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Ireland has detected its first case of the Omicron coronavirus variant, said the country’s Department of Health.


The case is associated with travel from one of the southern African countries that have been declared by the Irish government as high-risk countries for the spread of the new variant, the department added on Wednesday in a statement, without giving further details.





The Irish national radio and television broadcaster RTE reported earlier on Wednesday that the Dublin-based National Virus Reference Laboratory had carried out tests on a number of samples over the weekend and one of the eight samples that underwent genome sequencing was confirmed having the Omicron variant.


The report said scientists are not aware of any additional cases associated with the confirmed case, and there is no evidence of community transmission of the variant so far, Xinhua news agency reported.


The Irish government last Friday declared seven southern African countries as high-risk countries where the Omicron variant was first detected, advising against all non-essential travel to and from these countries by tightening the issuance of visas.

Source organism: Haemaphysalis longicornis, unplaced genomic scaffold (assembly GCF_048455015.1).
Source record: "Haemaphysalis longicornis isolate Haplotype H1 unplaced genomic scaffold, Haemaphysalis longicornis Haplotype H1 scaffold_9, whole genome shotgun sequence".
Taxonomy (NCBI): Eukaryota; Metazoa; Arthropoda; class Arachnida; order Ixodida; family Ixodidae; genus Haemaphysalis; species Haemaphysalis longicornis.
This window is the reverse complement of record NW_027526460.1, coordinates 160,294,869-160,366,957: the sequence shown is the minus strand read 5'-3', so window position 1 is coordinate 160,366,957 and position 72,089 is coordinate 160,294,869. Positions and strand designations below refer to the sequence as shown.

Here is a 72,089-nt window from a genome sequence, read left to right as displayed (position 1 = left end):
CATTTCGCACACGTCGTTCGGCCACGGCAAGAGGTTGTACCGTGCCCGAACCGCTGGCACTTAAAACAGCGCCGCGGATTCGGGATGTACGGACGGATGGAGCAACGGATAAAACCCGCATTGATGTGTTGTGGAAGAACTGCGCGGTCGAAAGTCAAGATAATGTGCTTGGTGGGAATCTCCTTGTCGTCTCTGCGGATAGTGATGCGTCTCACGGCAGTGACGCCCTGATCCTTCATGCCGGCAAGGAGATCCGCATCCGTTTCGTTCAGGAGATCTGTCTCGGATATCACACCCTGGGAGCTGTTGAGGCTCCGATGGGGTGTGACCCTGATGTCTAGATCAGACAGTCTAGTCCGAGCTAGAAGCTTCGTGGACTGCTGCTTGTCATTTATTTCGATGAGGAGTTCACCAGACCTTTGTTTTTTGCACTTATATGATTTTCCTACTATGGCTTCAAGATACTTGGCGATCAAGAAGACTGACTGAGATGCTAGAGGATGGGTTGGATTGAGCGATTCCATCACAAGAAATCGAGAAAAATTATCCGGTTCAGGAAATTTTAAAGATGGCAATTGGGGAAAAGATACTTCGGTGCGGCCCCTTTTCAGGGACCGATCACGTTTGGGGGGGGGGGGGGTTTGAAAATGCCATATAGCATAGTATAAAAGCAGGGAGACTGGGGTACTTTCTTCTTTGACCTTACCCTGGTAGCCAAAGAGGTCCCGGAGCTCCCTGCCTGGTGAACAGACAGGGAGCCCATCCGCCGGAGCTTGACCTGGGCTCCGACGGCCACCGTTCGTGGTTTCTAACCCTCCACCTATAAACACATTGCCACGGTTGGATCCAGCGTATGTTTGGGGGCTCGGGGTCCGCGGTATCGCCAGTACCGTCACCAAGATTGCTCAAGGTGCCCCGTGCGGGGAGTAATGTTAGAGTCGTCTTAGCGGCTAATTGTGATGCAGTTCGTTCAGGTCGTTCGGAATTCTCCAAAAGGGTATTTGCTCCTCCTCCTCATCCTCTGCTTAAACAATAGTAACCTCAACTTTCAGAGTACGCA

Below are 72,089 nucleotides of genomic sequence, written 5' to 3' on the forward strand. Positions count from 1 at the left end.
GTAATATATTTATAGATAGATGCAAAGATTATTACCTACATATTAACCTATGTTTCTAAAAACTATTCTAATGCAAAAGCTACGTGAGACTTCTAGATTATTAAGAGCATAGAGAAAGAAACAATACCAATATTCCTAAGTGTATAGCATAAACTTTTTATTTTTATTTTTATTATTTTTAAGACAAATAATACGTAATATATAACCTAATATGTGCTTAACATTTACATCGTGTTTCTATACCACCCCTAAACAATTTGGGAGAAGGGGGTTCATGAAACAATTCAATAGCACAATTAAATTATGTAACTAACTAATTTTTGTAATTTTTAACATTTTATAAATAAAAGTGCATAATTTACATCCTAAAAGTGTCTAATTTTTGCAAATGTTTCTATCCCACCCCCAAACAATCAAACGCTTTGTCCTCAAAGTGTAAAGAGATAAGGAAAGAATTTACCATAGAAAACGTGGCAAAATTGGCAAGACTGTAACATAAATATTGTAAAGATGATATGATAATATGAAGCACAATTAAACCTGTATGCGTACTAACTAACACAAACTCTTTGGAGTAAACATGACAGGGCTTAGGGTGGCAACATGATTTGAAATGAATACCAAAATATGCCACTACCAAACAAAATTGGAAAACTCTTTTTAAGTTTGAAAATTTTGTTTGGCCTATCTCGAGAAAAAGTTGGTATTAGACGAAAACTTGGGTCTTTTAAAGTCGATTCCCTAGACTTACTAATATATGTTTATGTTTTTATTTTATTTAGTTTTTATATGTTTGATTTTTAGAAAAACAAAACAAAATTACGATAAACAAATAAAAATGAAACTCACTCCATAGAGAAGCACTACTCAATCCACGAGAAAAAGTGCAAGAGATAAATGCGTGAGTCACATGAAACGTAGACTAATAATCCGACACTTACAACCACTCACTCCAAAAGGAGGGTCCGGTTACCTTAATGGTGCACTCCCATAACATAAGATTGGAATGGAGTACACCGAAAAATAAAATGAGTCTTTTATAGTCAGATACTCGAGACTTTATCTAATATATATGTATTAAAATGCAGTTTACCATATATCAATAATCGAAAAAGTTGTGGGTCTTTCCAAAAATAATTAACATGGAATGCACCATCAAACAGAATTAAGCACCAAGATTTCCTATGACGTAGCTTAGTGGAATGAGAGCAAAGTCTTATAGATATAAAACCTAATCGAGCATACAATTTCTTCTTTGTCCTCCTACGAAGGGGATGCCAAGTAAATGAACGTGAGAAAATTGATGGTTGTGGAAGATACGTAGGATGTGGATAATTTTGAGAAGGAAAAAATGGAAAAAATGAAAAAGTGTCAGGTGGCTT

The seven countries are Botswana, Eswatini, Lesotho, Mozambique, Namibia, South Africa and Zimbabwe.


The government also ruled that Irish citizens returning home from these countries shall undergo strict home quarantine with two PCR tests during quarantine.


The Irish Department of Health on Wednesday reported 3,793 new Covid-19 cases, bringing the national tally to 573,905.


Till date, there have been a total of 5,707 deaths related to Covid-19 in Ireland, including 55 deaths newly reported in the past seven days, said the department.


–IANS


int/khz/

(Only the headline and picture of this report may have been reworked by the Business Standard staff; the rest of the content is auto-generated from a syndicated feed.)